Hint: It is What They Do More than What They Say
What makes a great, even iconic, brand? Branding expert Denise Lee Yohn seems to have cracked the code in her book, What Great Brands Do.
In it, there are seven specific principles that “transform ordinary brands into industry leaders” and in doing so, boost profits, strengthen company culture, and build strong stakeholder relationships.
- Great brands start on the inside, with great employees. Often, branding strategies are owned to the Marketing Department, but this book argues that great brands start with great employees throughout the organization. A strong values-based culture and loyal employees will translate to a strong brand. A brand developed in a vacuum by the Marketing Department will not translate to a great brand.
- Great brands avoid selling products. Selling the features and benefits of a product is a race to the bottom. Apple never talks about screen size or processor speed. Nike does not weigh its communications down with the engineering specifications of its shoes because they are great brands. Great brands “develop emotional connections with clients.” Apple demands that we “Think Different.” Nike tells us to “Just Do It.” This approach is fundamentally different than most of their competitors – in their field or in any other.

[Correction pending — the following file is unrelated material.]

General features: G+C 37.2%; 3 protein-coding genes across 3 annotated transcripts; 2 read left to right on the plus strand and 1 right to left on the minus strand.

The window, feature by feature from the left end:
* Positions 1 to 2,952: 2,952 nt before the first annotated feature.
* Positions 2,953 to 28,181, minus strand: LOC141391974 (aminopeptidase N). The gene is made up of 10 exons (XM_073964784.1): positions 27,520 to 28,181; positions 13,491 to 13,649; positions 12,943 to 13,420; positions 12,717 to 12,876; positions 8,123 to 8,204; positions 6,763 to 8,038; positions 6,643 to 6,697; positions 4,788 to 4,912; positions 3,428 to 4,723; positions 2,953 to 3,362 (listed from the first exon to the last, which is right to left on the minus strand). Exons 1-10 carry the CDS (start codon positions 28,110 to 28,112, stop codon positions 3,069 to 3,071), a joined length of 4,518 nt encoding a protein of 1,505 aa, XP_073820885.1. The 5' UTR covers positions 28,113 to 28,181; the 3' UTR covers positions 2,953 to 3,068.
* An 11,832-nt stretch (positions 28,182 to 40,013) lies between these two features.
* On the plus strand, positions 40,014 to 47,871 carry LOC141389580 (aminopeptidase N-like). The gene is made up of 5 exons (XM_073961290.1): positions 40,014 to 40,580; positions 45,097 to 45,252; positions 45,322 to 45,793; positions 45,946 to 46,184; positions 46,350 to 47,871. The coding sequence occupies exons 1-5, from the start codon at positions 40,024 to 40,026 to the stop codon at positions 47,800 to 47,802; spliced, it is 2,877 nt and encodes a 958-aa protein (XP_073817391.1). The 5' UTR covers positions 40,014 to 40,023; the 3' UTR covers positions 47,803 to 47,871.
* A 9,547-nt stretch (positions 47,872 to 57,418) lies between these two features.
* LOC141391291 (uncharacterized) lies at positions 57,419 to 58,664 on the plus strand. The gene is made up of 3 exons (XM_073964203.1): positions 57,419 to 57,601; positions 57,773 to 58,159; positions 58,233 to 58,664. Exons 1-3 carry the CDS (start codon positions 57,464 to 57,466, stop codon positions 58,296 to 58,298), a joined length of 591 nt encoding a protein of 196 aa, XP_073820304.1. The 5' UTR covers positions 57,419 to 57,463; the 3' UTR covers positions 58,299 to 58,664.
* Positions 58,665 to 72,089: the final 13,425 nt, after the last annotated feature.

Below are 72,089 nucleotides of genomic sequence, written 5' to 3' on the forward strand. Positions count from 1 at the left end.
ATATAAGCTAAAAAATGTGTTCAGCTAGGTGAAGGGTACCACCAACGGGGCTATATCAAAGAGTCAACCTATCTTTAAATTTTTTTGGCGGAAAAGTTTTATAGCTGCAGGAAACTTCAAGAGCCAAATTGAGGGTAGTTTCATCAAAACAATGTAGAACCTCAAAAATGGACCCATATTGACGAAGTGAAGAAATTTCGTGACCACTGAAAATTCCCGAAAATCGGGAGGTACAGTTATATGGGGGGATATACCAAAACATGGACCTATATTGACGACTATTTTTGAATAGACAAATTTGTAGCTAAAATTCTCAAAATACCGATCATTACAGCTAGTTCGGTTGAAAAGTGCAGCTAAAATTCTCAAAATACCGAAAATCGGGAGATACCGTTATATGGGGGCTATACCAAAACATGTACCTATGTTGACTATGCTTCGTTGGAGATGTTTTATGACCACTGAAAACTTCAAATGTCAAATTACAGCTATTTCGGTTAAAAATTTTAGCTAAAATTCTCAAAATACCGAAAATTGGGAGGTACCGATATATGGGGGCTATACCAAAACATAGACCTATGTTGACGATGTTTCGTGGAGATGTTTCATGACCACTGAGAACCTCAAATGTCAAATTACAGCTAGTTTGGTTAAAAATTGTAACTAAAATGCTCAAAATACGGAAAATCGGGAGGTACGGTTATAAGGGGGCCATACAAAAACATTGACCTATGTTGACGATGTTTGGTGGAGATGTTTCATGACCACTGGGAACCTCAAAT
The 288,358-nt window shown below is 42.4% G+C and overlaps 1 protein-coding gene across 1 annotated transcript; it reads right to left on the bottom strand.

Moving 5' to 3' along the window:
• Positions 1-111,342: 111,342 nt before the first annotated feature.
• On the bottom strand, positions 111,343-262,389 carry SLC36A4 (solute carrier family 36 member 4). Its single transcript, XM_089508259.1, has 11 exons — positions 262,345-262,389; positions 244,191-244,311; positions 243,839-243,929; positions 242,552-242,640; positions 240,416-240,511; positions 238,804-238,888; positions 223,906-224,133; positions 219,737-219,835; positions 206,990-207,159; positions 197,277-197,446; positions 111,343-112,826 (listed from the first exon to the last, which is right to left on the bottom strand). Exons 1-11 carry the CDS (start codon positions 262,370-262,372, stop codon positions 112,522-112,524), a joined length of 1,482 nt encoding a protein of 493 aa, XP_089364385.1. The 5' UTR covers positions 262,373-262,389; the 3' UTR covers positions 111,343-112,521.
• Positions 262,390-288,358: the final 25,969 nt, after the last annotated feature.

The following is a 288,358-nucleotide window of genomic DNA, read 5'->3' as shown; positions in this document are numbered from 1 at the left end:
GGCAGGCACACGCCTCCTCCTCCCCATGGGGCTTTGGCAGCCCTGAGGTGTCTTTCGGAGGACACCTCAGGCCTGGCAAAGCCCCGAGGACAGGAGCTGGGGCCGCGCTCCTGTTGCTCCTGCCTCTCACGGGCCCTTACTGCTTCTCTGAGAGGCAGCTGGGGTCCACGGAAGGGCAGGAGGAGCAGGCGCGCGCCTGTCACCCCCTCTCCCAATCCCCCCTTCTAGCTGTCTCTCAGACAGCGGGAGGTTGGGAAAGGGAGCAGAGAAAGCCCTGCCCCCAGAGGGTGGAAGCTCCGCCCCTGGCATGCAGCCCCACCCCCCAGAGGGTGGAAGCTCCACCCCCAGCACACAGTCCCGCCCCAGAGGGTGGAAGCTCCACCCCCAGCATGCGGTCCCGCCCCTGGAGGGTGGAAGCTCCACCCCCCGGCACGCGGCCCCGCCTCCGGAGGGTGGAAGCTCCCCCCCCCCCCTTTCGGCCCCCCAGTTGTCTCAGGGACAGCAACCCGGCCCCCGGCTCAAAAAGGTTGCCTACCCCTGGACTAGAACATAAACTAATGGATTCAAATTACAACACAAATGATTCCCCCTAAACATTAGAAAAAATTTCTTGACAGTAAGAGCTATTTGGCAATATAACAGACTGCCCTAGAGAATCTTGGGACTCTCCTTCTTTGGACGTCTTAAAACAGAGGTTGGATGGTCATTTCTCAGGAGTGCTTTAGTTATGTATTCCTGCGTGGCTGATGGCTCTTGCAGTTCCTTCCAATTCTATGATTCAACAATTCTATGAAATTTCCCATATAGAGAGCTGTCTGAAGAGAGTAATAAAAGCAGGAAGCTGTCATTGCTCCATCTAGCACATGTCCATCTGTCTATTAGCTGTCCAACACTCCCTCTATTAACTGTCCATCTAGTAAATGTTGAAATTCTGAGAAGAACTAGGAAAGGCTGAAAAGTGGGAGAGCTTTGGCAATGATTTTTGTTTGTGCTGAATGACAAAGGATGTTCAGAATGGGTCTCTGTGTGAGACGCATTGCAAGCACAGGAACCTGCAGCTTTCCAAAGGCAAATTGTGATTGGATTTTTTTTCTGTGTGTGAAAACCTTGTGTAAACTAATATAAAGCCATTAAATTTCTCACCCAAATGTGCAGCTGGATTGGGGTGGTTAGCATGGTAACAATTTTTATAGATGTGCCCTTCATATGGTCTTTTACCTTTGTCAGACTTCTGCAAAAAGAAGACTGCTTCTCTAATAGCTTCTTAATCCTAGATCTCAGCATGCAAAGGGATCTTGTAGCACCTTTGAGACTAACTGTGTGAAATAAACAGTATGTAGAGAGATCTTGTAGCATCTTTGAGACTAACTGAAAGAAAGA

- Great brands ignore trends. Instead, they look at the bigger picture and make trends themselves.
- Great brands do not chase customers. Yohn recommends that organizations “embrace and celebrate what your brand stands for, and accept that you are not for everyone.” Tiffany never has sales. Never. They are not for everyone, and they are a great brand.
- Great brands sweat the small stuff. Every aspect of the client journey must be executed perfectly, or it ruins the entire experience. Even slipping on the finest details can sully your organization’s brand value. So sweat the small stuff.
- Great brands commit and stay committed. Your company’s core values and mission must be crystal clear and must be able to stand the test of time. Your values and mission form the foundation upon which all business must be conducted. For this reason, Yohn advises that organizations “execute on them relentlessly.”
- Great brands never have to give back. This final strategy may seem counterintuitive, but in fact, when a brand has solid core values and commits to those values sincerely, the very business itself will make a positive social impact.
Great brands, then, are not about logos and company colors. Great brands are about having the sincere right values, mission, vision and culture to build something extraordinary.
Yohn’s book is well researched, and the research is well supported with a variety of insightful examples. What Great Brands Do provides a practical road map for growth, brand equity and influence – all derived from a new way of thinking about brands.